So when I say that his triumph as a choreographer consisted in getting such amazing and diversely trained skaters as Todd Eldredge, Alexei Yagudin, Kristi Yamaguchi, Elena Berezhnaya, Anton Sikharulidze, Jamie Salé, and David Pelletier to throw in their lot with one another and perform as an ensemble, I’m speaking of a real, managerial achievement. It is not yet an artistic achievement, though. The problem, at least for me, is that in yoking these champions together in the ensemble numbers, as charming as some of them were, Dean blunts what makes them special as skaters. His fellow countryman, the late John Curry, whose short-lived skating company remains the standard for skating choreography among those who saw it, did not do that: it explored what else those skaters had to offer, and its music—primarily drawn from the classical repertoire—cued the audience that its choreography had formal ambitions far beyond those of either competition rules or commercial rewards. John Curry’s ideals will never be repeated; he was misunderstood in his woefully brief lifetime, and, apart from the few nonprofit skating companies around North America who are his legacy, he is more or less forgotten today. He wanted to elevate figure skating as an art, on a par with classical ballet. In choreographing for the English National Ballet, Dean must have similar ambitions. In the decade and a-half that I’ve been following his work, he also has shown astonishing gifts for formal invention and musical wit. He is a hope, without a doubt, and his Joe Jackson suite displayed his gifts brilliantly. But it didn’t open up the brilliant skaters who danced it: it closed them off as stylized personalities. I realize, of course, that they had their individual numbers in which to develop and that the number of people at the Garden who care about the art of ice choreography can probably be counted on two hands. And, of course, the skaters were able to be paid at a rate that is something like commensurate with their worth. Still, it seems such a waste of the future to anyone who has seen the films of Belita as well as those of Sonja Henie, not to speak of the Olympic performances of Torvill and Dean. –Mindy Aloff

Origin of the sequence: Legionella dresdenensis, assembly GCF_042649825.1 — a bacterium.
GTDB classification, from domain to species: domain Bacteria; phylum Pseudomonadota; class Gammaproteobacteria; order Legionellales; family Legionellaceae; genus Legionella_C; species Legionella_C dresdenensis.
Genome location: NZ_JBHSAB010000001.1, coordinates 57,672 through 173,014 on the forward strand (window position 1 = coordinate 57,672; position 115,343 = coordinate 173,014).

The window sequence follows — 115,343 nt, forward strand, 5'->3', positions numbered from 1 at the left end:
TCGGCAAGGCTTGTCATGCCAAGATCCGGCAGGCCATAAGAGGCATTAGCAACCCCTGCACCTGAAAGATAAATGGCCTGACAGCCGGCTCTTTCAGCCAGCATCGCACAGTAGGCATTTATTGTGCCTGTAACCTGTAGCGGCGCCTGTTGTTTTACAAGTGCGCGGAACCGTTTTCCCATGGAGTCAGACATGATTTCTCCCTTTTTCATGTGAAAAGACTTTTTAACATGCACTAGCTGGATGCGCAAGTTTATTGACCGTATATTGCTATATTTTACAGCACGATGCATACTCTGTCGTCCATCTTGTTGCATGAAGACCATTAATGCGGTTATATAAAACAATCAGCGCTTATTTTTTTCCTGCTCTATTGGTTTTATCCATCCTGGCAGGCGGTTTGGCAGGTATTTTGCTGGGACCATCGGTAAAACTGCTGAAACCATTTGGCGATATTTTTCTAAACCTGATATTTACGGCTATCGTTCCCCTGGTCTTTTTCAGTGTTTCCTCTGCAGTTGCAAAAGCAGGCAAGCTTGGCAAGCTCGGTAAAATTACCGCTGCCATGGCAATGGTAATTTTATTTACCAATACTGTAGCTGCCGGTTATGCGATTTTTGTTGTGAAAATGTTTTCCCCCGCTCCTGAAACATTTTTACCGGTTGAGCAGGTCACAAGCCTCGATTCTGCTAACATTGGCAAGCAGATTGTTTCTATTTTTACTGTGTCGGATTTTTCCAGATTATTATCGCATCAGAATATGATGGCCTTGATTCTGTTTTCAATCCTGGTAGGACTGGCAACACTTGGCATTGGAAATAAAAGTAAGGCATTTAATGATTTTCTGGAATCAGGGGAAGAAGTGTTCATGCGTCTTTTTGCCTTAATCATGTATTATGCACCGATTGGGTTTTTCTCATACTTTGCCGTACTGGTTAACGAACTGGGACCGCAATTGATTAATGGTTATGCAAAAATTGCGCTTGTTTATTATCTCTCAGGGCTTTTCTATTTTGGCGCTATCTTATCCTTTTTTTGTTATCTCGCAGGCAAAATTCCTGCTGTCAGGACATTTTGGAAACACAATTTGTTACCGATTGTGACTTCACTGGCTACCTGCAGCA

Credits Letter 22
Susanna, Op. 21 (1921)
Op. 20 (1920)
“Stars on Ice”
at Little Sister
Away with Me
Lake (excerpt, Act II)
for an Olympic Champion
4 x 2
You Come Back to Me Again
You to Your Seat
You Ever Been in Love [?]
That a Shame
last updated on January 11, 2004